In this review, we explore the biomolecular mechanisms underlying the health effects of SDoH, with a focus on CVD, and highlight research on biomarkers and signaling pathways of the stress response. Chronic stress and its effects on the body have been found to be important factors in the mechanisms by which SDoH connect to CVD [6,7]. A comprehensive overview of the cellular signaling that links known associations between SDoH, chronic stress and adversity, and CVD as a key health outcome is currently lacking. Thus, we outline what is currently known about these associations and signaling pathways downstream of psychosocial and environmental stressors (PSES) as SDoH to provide a foundation guiding future research toward addressing these important gaps in our knowledge. A greater understanding of these signaling mechanisms may improve the ways in which we understand SDoH clinically, potentially steering us towards more useful biomarkers of SDoH to better inform patient care or aid in the development of targeted interventions. In this review, we focus on signaling derived from chronic activation of the stress response, and discuss how PSES as SDoH relate to inflammation, cellular function, methylation, telomere length, and biological aging.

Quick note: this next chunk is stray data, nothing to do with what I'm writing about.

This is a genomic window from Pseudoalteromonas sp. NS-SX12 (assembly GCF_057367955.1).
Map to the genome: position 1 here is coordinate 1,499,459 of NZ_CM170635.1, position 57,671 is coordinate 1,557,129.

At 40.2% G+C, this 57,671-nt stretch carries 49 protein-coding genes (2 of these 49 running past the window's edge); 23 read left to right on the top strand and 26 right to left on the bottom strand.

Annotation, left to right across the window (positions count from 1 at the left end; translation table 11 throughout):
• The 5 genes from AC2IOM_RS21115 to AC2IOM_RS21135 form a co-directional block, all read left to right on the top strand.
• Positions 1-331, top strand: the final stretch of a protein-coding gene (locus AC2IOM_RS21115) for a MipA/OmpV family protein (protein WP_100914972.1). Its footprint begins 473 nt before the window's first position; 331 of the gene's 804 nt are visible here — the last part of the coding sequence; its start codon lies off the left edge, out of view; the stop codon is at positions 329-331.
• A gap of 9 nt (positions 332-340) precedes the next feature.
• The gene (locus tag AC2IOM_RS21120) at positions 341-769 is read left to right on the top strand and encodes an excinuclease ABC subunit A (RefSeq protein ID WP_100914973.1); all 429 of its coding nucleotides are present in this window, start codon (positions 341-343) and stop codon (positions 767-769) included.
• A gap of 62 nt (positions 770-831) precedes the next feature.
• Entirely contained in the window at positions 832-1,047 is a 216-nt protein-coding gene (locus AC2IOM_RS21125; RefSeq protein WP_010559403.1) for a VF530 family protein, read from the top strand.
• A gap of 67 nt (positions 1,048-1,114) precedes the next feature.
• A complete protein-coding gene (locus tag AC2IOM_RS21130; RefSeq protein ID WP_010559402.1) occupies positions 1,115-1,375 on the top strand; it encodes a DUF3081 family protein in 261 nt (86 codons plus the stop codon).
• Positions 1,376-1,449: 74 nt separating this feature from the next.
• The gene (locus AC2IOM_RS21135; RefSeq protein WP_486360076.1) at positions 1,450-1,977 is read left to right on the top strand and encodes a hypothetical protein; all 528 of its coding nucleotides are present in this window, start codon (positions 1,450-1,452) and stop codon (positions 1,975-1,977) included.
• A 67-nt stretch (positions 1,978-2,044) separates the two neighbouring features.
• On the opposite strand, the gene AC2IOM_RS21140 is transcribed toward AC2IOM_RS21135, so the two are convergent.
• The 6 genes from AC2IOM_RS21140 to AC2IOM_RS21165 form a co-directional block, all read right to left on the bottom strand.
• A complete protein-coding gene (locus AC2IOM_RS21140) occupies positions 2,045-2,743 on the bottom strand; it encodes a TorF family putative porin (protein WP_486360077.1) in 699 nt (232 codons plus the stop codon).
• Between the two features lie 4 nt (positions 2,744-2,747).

As the human body encounters PSES, the stress response includes coordinated activation of both the hypothalamic–pituitary–adrenal (HPA) axis and the sympathetic nervous system (SNS), including the sympatho-adrenomedullary (SAM) axis [8,9] as depicted in Figure 1. In this section, we highlight the signaling pathways initiated by known biomarkers of stress. Due to their connection to the stress response, these signaling pathways may help us understand how stressors stemming from SDoH may contribute to the biology of adversity.

Biomarkers of sympathetic nervous system activation

The SNS response is mediated by the noradrenergic system [9]. Neural projections travel from the paraventricular nucleus of the hypothalamus, the locus coeruleus, and the rostral ventrolateral medulla to pre-ganglionic sympathetic neurons located in the dorsal intermediolateral cellular column of the spinal cord [10]. Each of these pre-ganglionic fibers then connect to several post-ganglionic neurons in one or many pre-spinal ganglia or sympathetic paravertebral nuclei [10]. Other pre-ganglionic neurons synapse directly with chromaffin cells in the adrenal medulla, which synthesize and secrete the catecholamines epinephrine (Epi) and norepinephrine (NE) [10]. Catecholamines, mainly characterized in the setting of the ‘fight or flight’ response [11], can function as hormones or as neurotransmitters. In the context of the biology of adversity, studies have shown that PSES associate with increased urinary catecholamines [12–15]. The effects of chronic stress on the SNS and cellular adaptations that occur afterwards have also been investigated [16], and specifically in relation to CVD [17].